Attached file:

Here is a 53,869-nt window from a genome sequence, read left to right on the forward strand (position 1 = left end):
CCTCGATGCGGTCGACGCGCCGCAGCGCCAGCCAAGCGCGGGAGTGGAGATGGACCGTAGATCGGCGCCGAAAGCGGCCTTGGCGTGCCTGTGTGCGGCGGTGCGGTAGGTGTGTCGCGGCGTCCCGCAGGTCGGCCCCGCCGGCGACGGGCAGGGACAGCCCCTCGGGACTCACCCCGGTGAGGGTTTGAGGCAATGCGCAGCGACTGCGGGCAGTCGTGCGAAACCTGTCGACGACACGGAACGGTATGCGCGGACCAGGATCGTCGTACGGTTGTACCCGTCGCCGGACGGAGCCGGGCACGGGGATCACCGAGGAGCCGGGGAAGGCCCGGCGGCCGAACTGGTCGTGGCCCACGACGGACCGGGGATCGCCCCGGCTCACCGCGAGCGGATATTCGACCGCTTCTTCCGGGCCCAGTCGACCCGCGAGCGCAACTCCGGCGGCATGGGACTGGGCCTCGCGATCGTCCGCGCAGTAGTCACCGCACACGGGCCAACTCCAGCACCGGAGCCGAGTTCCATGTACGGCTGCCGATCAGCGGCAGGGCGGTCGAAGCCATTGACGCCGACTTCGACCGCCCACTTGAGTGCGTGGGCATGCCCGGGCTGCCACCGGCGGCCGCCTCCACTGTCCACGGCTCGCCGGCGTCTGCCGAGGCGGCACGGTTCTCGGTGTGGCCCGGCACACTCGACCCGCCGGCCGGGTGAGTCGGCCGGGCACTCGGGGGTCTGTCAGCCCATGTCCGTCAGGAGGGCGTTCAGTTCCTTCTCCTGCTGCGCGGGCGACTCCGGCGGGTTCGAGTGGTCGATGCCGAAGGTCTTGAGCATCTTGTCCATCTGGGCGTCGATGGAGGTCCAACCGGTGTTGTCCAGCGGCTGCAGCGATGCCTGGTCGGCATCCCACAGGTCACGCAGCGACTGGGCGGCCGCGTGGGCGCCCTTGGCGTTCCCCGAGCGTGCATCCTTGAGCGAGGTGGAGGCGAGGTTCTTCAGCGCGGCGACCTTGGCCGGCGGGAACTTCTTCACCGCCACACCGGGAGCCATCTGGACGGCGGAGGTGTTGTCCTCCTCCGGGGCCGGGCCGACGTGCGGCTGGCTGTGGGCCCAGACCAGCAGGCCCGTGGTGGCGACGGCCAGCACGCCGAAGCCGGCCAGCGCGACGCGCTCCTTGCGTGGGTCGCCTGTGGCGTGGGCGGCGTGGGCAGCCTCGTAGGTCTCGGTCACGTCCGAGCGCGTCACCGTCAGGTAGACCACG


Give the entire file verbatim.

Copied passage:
Here is a 53,869-nt window from a genome sequence, read left to right on the forward strand (position 1 = left end):
CCTCGATGCGGTCGACGCGCCGCAGCGCCAGCCAAGCGCGGGAGTGGAGATGGACCGTAGATCGGCGCCGAAAGCGGCCTTGGCGTGCCTGTGTGCGGCGGTGCGGTAGGTGTGTCGCGGCGTCCCGCAGGTCGGCCCCGCCGGCGACGGGCAGGGACAGCCCCTCGGGACTCACCCCGGTGAGGGTTTGAGGCAATGCGCAGCGACTGCGGGCAGTCGTGCGAAACCTGTCGACGACACGGAACGGTATGCGCGGACCAGGATCGTCGTACGGTTGTACCCGTCGCCGGACGGAGCCGGGCACGGGGATCACCGAGGAGCCGGGGAAGGCCCGGCGGCCGAACTGGTCGTGGCCCACGACGGACCGGGGATCGCCCCGGCTCACCGCGAGCGGATATTCGACCGCTTCTTCCGGGCCCAGTCGACCCGCGAGCGCAACTCCGGCGGCATGGGACTGGGCCTCGCGATCGTCCGCGCAGTAGTCACCGCACACGGGCCAACTCCAGCACCGGAGCCGAGTTCCATGTACGGCTGCCGATCAGCGGCAGGGCGGTCGAAGCCATTGACGCCGACTTCGACCGCCCACTTGAGTGCGTGGGCATGCCCGGGCTGCCACCGGCGGCCGCCTCCACTGTCCACGGCTCGCCGGCGTCTGCCGAGGCGGCACGGTTCTCGGTGTGGCCCGGCACACTCGACCCGCCGGCCGGGTGAGTCGGCCGGGCACTCGGGGGTCTGTCAGCCCATGTCCGTCAGGAGGGCGTTCAGTTCCTTCTCCTGCTGCGCGGGCGACTCCGGCGGGTTCGAGTGGTCGATGCCGAAGGTCTTGAGCATCTTGTCCATCTGGGCGTCGATGGAGGTCCAACCGGTGTTGTCCAGCGGCTGCAGCGATGCCTGGTCGGCATCCCACAGGTCACGCAGCGACTGGGCGGCCGCGTGGGCGCCCTTGGCGTTCCCCGAGCGTGCATCCTTGAGCGAGGTGGAGGCGAGGTTCTTCAGCGCGGCGACCTTGGCCGGCGGGAACTTCTTCACCGCCACACCGGGAGCCATCTGGACGGCGGAGGTGTTGTCCTCCTCCGGGGCCGGGCCGACGTGCGGCTGGCTGTGGGCCCAGACCAGCAGGCCCGTGGTGGCGACGGCCAGCACGCCGAAGCCGGCCAGCGCGACGCGCTCCTTGCGTGGGTCGCCTGTGGCGTGGGCGGCGTGGGCAGCCTCGTAGGTCTCGGTCACGTCCGAGCGCGTCACCGTCAGGTAGACCACG